STREET SCENE: Woodford Folk Festival 2016.
STREET SCENE: Woodford Folk Festival 2016. Tessa Mapstone

The surprising problem police face at Woodford Folk Festival

GATHER together tens-of-thousands of people in close quarters for six days of fun, music, art, and heat and you'd expect some trouble.

Woodfordia has temporarily become Australia's 67th largest town, filled with a cross-section of people competing for the best spots a gigs, shady places to cool off and camp-site showers, but police at the festival have found their biggest problem has been patrons not wanting to go home.

Day shift forward commander, Senior Sergeant Richard Downie, said in many cases day-ticket holders or overnight campers were simply confused about when they were supposed to leave.

"Some people will fall asleep here, they might have too much to drink and fall asleep in the long grass and then they wake up and they're still here, and they go and try and find breakfast," he said.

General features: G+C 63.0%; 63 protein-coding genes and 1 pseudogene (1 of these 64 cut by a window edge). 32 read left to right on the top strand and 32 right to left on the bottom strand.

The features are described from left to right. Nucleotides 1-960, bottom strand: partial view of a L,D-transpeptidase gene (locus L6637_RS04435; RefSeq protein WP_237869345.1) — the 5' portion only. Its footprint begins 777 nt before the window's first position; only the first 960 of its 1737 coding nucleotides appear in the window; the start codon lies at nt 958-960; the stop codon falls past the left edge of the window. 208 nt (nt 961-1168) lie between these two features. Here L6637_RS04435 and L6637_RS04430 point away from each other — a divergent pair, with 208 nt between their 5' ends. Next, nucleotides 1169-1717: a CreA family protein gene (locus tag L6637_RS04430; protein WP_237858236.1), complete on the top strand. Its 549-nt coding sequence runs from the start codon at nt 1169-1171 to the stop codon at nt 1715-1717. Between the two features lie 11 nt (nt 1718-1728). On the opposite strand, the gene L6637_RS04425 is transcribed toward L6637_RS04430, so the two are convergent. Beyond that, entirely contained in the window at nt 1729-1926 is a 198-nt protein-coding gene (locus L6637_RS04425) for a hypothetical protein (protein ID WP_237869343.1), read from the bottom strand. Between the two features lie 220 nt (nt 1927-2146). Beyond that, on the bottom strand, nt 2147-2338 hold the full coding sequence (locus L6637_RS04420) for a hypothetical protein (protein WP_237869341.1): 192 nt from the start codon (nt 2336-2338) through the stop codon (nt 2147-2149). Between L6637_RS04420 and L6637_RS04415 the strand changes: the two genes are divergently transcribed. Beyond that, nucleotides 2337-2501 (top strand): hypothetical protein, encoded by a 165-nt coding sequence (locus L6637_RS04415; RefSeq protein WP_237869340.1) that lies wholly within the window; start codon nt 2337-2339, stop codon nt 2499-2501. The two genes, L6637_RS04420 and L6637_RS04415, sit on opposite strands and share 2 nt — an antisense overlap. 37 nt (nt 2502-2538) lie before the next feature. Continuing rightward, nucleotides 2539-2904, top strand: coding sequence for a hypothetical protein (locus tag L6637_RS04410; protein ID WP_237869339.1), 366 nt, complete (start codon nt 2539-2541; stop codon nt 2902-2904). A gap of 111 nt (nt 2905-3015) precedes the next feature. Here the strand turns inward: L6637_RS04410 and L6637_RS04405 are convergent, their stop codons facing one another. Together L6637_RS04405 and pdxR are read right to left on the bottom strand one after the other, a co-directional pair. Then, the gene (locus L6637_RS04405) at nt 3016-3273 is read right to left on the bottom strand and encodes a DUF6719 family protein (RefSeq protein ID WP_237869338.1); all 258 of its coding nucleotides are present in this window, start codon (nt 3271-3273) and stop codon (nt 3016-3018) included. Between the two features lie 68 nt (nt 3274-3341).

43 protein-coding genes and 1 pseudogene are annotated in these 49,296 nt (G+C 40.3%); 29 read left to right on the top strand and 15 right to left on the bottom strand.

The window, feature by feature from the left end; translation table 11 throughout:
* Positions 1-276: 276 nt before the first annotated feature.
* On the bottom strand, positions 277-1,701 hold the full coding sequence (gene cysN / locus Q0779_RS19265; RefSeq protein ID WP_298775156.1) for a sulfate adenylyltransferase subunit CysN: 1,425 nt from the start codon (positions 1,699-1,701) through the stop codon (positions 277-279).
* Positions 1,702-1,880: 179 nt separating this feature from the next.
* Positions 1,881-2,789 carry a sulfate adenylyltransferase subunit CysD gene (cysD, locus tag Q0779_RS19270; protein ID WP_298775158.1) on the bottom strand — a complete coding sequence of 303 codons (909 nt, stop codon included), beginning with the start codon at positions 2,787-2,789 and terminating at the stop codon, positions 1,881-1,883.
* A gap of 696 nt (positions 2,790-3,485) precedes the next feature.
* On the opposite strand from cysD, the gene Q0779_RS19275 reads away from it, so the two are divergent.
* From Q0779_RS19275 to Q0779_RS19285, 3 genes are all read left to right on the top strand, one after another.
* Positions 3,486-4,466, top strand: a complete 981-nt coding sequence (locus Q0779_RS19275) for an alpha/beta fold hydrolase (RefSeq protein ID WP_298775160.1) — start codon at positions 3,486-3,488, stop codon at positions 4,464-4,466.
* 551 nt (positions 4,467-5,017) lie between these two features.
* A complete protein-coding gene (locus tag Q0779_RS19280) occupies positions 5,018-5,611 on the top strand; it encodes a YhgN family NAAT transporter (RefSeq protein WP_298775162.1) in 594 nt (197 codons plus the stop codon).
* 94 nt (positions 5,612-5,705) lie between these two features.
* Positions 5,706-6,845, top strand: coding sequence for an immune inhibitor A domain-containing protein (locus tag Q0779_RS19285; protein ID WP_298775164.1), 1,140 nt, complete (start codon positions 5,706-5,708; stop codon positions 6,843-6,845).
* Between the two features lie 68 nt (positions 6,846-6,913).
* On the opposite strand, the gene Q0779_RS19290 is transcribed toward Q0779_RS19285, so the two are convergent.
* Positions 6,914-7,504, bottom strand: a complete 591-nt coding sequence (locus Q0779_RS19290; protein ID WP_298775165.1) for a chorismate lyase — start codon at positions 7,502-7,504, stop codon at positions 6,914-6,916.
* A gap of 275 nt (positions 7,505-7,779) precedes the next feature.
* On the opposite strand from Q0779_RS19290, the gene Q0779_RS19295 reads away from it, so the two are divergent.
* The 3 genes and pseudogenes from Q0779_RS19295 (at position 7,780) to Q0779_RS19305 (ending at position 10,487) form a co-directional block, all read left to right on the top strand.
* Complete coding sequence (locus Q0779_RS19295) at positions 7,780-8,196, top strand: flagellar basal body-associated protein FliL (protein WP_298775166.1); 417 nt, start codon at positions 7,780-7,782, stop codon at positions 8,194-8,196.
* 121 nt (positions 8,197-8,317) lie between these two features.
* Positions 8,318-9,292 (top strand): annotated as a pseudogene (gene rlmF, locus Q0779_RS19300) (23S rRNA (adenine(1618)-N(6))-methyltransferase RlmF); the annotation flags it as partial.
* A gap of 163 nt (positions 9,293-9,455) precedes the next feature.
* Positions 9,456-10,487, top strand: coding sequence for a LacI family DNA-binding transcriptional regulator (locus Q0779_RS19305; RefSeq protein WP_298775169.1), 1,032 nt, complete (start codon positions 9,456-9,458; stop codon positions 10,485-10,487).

"Or you'll get families that'll camp overnight, pack up their camp gear, and think its like a motel (because they can be up there until 10am), they'll come in and buy breakfast and then they leave. And technically they're not supposed to be here but common sense dictates that they're not Ned Kelly, so you know, we just deal with them."

 

Cases of people entering the festival without having tickets have been treated more seriously, with fines of $243 being issued to people who sneak into the grounds, or who are found with fake wrist bands.

Snr Sgt Downie said police had also dealt with a small number of patrons found with minor drugs, as he would have expected at any festival.

"It (Woodford Folk Festival) is not the free-love, hippy drug thing that some people might think it is," he said

"When you go out and you look at the crowd there's a lot of families and you know people are here to enjoy themselves.

"It's a really laid back atmosphere here and no-one's here to cause trouble.

"It's not like a straight-forward music festival that you might have say in the city, where you've got a different demographic to what you've got here, we're seeing what you would in normal society here.

"By far people are looking after themselves and they're doing the right thing, and it fits in with what the place is about."

Woodford Folk Festival runs until Sunday, January 1


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